"De äter frukt."

Translation:They eat fruit.

November 19, 2014

20 Comments


https://www.duolingo.com/BillofKempsey

I hear "don" for "de". Is the audio correct?

May 5, 2015

https://www.duolingo.com/Anrui
Mod
  • 10

The audio is correct, but it actually says "Dom", not "don"

May 5, 2015

https://www.duolingo.com/BillofKempsey

Thank you

May 5, 2015

https://www.duolingo.com/Dr.Rolex

I'm a native Swede and I would write this as "Dom äter frukt". I believe most Swedes "cheat" and use "dom" instead of "de" or "dem" since the grammatical rules for "de" and "dem" can be a bit confusing and both are pronounced as "dom".

January 28, 2016

https://www.duolingo.com/Zmrzlina

I wouldn't say most Swedes use "dom" instead of de or dem, but some do. Anyways it's a good easy way out if you're unsure of whether it's de or dem.

January 29, 2016

https://www.duolingo.com/Dmitry_Mop

Interesting :)

May 11, 2018

https://www.duolingo.com/katymarthag

You can say 'fruit' in English as a plural - For example 'a bowl of fruit' makes far more sense than 'a bowl of fruits'

June 18, 2015

https://www.duolingo.com/Austin211825

De is they as subject and Dem is they as object I think. Dom can be either. All three are pronounced the same

February 8, 2018

https://www.duolingo.com/Skrublord

So in English, "fruit" in plural form is no different than singular form, at least under most circumstances. So what is the plural form of "frukt"? Or is it also not different?

August 23, 2015

https://www.duolingo.com/4oYBIxtO

If you see it collectively, you say frukt, if you see a number of individual fruits, you say frukter

July 20, 2017

https://www.duolingo.com/Lynch423085

Me too.It sounds like 'don' or 'dom'

July 13, 2016

https://www.duolingo.com/sabinahuzum

The phrase is not correct in english. The can eat "a fruit", or "fruits".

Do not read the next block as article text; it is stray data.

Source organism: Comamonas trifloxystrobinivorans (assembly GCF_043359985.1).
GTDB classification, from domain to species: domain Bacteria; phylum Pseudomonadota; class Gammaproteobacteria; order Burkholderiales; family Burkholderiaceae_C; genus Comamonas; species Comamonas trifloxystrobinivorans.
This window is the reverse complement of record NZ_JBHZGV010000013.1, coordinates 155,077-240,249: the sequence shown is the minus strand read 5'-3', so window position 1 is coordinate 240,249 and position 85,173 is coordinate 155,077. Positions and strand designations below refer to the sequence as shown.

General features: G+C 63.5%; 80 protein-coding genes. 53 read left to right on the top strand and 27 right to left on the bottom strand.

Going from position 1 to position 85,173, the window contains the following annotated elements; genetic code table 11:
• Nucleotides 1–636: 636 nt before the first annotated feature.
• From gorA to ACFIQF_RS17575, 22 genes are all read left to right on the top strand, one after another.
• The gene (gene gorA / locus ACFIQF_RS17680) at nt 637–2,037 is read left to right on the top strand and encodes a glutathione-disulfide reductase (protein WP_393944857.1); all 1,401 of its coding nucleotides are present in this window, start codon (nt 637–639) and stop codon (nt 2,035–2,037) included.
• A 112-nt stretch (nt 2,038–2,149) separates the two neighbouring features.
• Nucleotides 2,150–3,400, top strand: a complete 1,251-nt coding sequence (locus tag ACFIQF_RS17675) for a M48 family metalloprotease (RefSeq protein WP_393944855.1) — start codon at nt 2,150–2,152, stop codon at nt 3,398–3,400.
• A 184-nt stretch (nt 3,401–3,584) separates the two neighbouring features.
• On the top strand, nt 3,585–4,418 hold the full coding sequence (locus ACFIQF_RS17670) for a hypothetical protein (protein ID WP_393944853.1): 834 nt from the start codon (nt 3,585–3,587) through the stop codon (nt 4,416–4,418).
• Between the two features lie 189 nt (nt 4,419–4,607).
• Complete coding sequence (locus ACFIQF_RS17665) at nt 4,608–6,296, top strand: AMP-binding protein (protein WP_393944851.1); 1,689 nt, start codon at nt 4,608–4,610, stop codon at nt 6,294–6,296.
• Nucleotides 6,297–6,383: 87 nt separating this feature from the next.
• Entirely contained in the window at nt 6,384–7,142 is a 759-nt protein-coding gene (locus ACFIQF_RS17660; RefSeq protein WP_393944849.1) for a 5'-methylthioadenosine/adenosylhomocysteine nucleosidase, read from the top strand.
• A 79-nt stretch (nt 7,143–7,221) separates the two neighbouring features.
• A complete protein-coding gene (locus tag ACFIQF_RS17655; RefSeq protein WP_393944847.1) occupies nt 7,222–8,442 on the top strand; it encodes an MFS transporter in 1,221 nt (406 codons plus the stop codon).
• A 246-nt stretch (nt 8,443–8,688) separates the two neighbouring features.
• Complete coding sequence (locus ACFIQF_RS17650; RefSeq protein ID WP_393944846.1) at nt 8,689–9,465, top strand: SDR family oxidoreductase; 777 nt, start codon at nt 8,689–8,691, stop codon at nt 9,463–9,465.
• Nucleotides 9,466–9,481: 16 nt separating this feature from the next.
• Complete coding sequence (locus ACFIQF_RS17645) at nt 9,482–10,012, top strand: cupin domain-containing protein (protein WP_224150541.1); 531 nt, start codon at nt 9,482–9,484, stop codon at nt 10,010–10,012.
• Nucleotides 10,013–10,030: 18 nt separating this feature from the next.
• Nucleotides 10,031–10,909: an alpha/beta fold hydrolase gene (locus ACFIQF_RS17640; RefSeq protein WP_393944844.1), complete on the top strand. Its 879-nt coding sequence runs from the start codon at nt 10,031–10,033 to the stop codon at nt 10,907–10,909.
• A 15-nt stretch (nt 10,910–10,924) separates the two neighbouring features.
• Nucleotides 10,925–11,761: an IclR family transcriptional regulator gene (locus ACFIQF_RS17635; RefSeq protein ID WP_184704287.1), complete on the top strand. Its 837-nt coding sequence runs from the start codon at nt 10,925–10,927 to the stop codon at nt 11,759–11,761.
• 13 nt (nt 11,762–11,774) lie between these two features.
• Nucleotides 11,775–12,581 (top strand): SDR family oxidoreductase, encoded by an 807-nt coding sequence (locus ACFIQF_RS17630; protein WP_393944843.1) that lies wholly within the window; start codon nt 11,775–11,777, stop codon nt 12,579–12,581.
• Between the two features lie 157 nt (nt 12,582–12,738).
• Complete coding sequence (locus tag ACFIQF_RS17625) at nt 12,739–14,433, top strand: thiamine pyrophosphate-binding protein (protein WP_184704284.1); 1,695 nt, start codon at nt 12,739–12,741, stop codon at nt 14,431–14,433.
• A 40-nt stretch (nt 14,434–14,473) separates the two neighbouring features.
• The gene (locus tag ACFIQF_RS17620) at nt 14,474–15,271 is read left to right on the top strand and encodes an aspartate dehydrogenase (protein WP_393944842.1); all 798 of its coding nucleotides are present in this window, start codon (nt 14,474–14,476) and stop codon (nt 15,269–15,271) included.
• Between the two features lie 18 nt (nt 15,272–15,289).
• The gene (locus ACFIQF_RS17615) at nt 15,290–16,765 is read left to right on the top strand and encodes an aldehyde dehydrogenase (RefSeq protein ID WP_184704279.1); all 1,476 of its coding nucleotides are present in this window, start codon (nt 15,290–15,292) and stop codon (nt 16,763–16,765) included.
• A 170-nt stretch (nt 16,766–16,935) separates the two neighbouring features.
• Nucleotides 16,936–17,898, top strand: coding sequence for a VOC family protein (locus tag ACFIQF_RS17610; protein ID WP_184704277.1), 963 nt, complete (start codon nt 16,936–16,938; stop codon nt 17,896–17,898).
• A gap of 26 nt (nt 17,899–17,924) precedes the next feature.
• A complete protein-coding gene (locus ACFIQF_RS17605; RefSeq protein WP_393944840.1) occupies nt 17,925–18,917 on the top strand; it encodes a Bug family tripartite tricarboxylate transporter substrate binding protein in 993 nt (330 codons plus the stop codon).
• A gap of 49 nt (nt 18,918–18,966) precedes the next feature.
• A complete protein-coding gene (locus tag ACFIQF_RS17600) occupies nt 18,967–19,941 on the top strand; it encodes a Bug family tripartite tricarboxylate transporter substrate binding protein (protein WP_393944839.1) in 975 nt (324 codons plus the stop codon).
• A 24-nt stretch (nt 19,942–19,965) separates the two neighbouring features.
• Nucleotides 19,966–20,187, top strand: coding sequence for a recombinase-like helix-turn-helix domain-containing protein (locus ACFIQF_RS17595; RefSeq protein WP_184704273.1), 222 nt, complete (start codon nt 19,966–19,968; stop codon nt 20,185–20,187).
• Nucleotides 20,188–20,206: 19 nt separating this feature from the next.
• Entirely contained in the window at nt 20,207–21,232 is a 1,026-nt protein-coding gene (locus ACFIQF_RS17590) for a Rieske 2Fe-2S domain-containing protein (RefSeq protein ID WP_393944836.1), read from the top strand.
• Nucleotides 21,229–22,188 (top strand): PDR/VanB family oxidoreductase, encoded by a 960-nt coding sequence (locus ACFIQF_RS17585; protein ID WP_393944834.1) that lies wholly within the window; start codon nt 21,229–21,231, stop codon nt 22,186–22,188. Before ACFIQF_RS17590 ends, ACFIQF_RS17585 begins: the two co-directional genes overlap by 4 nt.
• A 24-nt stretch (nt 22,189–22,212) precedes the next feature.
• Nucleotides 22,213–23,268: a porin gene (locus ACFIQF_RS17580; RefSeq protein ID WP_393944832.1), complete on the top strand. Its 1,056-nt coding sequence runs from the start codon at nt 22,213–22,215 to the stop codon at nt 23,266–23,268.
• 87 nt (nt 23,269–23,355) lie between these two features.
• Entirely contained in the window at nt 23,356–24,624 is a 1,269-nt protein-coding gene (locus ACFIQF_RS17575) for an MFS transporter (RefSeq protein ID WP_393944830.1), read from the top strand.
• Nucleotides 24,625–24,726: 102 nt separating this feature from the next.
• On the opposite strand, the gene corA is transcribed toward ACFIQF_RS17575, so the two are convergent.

November 27, 2014

https://www.duolingo.com/Ranneko

No, fruit is definitely a valid plural. In Australian English you would say "I eat fruit". Generally you would only use it if I was talking about different kinds of fruit. Like "They had many different fruits available to choose from."

November 27, 2014

https://www.duolingo.com/BillofKempsey

Same in UK

May 5, 2015

https://www.duolingo.com/theredcebuano

Peculiar. Here in my country, we say fruits. At least, English literates like me here do. Might this be regional? I live in the Philippines, which was an American colony in the Second World War.

May 7, 2015

https://www.duolingo.com/Nakauri

Sounds regional, if not dialectic. Similarly, I've never heard someone use "me here" for "I."

June 18, 2015

[deactivated user]

    Here it would be 'I' or 'myself'.

    July 27, 2015

    https://www.duolingo.com/telemetry

    Samuel's saying 'English literates here (like me) do.'

    December 14, 2015

    https://www.duolingo.com/ChloKokx

    Same in US too!

    December 9, 2015

    https://www.duolingo.com/Zmrzlina

    I reckon it's a normal usage where the noun is used in indefinite singular as a mass noun, to mean fruit in general.

    June 18, 2015
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